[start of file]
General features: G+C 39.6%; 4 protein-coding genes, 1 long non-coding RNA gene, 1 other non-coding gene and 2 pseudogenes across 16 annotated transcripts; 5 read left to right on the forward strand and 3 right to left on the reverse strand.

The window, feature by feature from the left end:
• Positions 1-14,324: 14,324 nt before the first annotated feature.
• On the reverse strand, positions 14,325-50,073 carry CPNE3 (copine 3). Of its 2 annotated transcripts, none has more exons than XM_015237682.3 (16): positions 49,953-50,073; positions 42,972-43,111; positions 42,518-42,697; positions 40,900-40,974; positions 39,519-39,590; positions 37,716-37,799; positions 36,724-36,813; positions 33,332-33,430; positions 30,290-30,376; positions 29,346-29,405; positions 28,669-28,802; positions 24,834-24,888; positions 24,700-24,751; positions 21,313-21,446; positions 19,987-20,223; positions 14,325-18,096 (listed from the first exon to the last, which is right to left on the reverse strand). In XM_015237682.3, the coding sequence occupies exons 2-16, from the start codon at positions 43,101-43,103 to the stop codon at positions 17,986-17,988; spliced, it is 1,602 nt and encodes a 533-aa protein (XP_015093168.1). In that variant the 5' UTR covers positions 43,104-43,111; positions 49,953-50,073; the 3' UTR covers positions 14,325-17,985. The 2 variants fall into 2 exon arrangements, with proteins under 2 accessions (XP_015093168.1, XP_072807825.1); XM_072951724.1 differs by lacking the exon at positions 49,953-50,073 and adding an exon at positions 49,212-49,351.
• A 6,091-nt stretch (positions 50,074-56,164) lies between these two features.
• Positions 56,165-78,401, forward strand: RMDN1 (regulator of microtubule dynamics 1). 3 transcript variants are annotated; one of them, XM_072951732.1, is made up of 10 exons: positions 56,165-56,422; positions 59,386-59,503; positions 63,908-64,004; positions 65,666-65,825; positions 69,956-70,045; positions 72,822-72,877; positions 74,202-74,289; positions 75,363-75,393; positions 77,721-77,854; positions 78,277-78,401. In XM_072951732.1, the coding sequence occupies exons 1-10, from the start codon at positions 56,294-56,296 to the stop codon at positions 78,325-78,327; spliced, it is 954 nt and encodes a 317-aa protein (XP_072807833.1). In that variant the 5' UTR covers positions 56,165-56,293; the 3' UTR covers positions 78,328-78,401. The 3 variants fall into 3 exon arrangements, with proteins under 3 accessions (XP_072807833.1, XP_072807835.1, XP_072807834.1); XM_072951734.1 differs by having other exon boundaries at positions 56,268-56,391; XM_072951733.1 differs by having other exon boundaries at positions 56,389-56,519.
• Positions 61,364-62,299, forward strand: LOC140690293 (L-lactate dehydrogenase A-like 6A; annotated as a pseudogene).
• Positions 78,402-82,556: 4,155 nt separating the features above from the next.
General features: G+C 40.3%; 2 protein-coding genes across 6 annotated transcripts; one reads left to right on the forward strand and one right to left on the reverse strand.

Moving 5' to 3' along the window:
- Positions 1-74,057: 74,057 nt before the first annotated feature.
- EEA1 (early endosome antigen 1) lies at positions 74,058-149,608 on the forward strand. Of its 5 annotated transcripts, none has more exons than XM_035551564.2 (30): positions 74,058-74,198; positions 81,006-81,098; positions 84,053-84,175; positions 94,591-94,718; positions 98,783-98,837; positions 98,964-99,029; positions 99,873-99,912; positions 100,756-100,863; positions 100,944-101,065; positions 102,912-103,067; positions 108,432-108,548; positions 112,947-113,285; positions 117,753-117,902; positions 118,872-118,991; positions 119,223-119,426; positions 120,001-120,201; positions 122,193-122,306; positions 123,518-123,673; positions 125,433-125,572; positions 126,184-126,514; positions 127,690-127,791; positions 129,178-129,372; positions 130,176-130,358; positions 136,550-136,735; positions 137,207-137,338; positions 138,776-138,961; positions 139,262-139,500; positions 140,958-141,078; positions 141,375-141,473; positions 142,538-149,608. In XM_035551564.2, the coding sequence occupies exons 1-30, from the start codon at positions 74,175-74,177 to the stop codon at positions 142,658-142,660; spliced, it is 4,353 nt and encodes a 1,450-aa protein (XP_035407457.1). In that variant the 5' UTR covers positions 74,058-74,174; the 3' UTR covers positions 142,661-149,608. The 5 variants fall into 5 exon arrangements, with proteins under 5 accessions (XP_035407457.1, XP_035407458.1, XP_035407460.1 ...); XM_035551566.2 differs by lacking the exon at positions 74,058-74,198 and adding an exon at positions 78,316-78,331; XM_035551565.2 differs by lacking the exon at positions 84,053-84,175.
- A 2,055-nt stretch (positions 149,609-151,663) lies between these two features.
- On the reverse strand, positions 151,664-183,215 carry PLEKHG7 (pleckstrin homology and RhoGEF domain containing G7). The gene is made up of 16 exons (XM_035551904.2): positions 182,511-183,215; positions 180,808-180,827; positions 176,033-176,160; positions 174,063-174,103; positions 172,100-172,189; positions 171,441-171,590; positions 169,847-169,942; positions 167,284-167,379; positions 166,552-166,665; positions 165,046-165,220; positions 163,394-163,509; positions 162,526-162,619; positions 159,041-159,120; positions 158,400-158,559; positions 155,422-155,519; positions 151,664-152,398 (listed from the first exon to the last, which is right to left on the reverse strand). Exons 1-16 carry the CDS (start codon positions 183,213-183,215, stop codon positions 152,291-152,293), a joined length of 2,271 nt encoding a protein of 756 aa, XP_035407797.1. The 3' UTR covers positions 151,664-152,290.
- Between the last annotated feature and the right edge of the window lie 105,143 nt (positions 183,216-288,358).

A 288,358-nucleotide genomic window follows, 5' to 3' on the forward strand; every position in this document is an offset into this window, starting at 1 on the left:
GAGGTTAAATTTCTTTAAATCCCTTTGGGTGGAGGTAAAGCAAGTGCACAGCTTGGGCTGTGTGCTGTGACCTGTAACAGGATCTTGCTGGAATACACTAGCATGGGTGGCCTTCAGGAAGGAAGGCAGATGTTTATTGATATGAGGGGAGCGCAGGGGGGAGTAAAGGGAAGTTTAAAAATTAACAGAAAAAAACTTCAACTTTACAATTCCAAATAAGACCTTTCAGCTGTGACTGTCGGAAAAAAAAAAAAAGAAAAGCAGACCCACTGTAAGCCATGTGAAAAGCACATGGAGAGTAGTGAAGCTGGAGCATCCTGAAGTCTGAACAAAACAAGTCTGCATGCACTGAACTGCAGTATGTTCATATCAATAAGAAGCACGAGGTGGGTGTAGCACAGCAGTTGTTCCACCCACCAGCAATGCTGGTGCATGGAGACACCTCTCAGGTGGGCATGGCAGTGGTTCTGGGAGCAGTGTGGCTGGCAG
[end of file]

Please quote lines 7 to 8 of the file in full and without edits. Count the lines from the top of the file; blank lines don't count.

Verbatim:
• Positions 61,364-62,299, forward strand: LOC140690293 (L-lactate dehydrogenase A-like 6A; annotated as a pseudogene).
• Positions 78,402-82,556: 4,155 nt separating the features above from the next.